Dictionary > Family traits

Family traits

family trait definition and examples

Family trait
n., plural: family traits
[ˈfæmɪli tɹeɪ]
Definition: trait that is palpable among family members, and often genetically determined

When one thinks of family, they often think of persons who are blood-related to each other as parents to their children and brothers to their sisters. Often, one can tell when people are related because of how they look, they share similar traits. These are often called family traits. What does family trait mean? Let us find out below.

Family Trait Definition

What is a family trait? Family traits refer to the way that family members are alike or similar due to the genes they inherited from their parents. So, how about inherited traits, what are they? Inherited traits are genetically determined traits that are “passed down” from parents to the offspring they create. They are not only based on genetics but the environment plays a massive part in how the traits are shaped. These inherited traits can range from physical to genetic traits – meaning those that may not be able to be seen but are still expressed by and affect the individual. Inherited trait examples can include things like hair color and texture, eye color, skin tone (all physical) as well as blood type, and various diseases (chiefly, genetic). Figure 1 below shows a few family traits that are present in humans.

common family traits - dominant vs. recessive
Figure 1: A few examples of family traits in humans. Image Source: Maria Victoria Gonzaga of Biology Online.
Biology definition:
In biology and genetics, family traits are the traits in which the family members share — meaning, these traits are alike and expressed among the family members. This likeness is largely due to the genes that they inherited from their parents. Inherited traits are genetically determined. They are “passed down” from parents to the offspring

How are traits inherited? There may be inherited characteristics as well as inherited behaviors in a person. So how do they get these acquired traits? Well, almost all our cells are diploid, meaning every body cell contains two sets of twenty-three (23) chromosomes. The exception to this is our gametes or sex cells, which only have one set of 23 chromosomes. This is because in order for fertilization to occur the egg cell (ovum) of a woman and the sperm cell of a man must fuse together to create one cell (zygote) – the first of the new human.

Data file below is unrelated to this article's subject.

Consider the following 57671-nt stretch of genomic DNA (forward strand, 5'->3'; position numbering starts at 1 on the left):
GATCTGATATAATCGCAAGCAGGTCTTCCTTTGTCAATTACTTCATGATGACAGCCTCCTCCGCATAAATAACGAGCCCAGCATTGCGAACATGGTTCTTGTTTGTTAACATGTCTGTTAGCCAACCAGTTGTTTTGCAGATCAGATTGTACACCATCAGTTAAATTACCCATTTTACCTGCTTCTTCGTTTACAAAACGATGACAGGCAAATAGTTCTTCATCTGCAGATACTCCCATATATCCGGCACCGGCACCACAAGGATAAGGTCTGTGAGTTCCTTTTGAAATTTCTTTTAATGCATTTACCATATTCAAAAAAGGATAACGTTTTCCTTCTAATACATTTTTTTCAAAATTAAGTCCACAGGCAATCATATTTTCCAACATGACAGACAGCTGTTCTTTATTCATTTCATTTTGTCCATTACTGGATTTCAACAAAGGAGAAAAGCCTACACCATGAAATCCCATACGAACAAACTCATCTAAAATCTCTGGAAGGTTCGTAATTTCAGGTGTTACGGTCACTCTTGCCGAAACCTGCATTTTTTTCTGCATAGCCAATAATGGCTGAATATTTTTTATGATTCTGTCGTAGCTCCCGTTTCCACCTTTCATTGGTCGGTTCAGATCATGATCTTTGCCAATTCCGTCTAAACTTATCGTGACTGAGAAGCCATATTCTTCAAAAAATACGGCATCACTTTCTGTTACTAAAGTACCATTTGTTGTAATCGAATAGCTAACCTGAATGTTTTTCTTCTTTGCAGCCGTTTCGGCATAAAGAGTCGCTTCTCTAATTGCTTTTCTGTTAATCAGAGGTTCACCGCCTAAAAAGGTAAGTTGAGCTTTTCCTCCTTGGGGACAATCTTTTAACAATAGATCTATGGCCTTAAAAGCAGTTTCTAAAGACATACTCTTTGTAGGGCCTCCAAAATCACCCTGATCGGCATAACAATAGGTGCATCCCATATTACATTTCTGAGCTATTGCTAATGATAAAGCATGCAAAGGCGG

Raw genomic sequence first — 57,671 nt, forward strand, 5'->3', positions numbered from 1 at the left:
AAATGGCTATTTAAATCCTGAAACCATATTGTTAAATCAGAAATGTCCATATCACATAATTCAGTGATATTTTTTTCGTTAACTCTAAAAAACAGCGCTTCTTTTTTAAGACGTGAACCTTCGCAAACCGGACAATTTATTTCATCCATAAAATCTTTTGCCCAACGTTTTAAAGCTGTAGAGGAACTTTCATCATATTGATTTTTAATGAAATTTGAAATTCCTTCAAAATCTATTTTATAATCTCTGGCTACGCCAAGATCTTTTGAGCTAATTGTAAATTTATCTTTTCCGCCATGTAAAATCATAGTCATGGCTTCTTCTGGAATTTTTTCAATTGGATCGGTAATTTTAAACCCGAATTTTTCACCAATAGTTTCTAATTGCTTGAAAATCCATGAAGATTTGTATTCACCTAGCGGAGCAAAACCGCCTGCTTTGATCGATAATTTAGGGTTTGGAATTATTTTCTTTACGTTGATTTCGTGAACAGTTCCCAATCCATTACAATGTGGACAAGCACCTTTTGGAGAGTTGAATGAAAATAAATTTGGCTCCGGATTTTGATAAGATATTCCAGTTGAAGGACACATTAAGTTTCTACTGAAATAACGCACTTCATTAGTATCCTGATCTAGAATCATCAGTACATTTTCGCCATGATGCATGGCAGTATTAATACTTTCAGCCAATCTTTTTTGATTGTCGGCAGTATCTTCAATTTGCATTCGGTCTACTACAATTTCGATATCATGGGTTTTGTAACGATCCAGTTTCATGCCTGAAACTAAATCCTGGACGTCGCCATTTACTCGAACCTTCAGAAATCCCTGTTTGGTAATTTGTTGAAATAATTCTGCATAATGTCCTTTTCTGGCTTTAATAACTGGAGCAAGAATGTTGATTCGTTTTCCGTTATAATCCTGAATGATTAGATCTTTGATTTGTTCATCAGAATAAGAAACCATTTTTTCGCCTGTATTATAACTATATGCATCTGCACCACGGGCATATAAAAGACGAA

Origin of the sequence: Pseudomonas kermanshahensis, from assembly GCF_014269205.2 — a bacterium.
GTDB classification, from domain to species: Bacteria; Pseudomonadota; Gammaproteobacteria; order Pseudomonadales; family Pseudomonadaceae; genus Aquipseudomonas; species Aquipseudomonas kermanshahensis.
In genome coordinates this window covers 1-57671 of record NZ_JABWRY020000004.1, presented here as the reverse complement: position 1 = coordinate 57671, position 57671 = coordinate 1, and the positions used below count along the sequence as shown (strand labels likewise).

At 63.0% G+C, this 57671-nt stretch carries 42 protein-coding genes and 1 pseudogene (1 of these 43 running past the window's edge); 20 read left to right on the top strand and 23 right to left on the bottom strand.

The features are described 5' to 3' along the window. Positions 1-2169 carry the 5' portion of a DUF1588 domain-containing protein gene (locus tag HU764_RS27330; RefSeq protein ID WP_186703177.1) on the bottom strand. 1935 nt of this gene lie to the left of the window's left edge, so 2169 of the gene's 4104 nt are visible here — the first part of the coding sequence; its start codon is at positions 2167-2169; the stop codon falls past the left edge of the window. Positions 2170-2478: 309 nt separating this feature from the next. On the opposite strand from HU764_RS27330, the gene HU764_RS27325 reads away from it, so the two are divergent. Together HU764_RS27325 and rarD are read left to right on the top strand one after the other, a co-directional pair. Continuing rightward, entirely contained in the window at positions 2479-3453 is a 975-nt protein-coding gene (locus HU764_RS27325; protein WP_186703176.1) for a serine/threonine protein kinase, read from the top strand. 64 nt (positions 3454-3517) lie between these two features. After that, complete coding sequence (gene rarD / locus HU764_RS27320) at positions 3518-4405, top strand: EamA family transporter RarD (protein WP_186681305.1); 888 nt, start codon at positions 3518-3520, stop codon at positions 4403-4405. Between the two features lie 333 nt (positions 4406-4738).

This new combined cell will now have two sets of 23 chromosomes and is able to grow and form a person. The offspring will now contain in every cell, chromosomes (genes) from both their mother and their father. The passing of traits from parent to offspring is called heredity. Hereditary traits and heritability traits can be a measure of how the differences seen in a person’s genes can account for those differences also seen in their traits. They usually have little to no influence from environmental factors.

Family Tendency – Not a Genetic Trait

Within family traits, we also see family tendencies. How would one define family tendency? Family tendencies occur when there are common family traits that continue throughout members of the same family but have no genetic link to the family. A family tendency is not a genetic trait. This means that a specific trait basically becomes part of a family once it continues to be passed on to the offspring of that family but it’s not genetically connected.

Family tendency examples can include a family of doctors – where a mother, father, their two sons, their niece, and granddaughter are all doctors. Another instance can be family depression, where a son and his grandparents suffer from depression despite his parents not experiencing this illness. Both of these are not genetically linked and so are deemed family tendencies. In Figure 2, we see a family of generations of doctors, which is a family tendency.

depiction of a family of doctors as a family tendency
Figure 2. Family tendency- a family of doctors

 

Family Trait Examples

The following family trait list will give examples of different family traits and how they are inherited.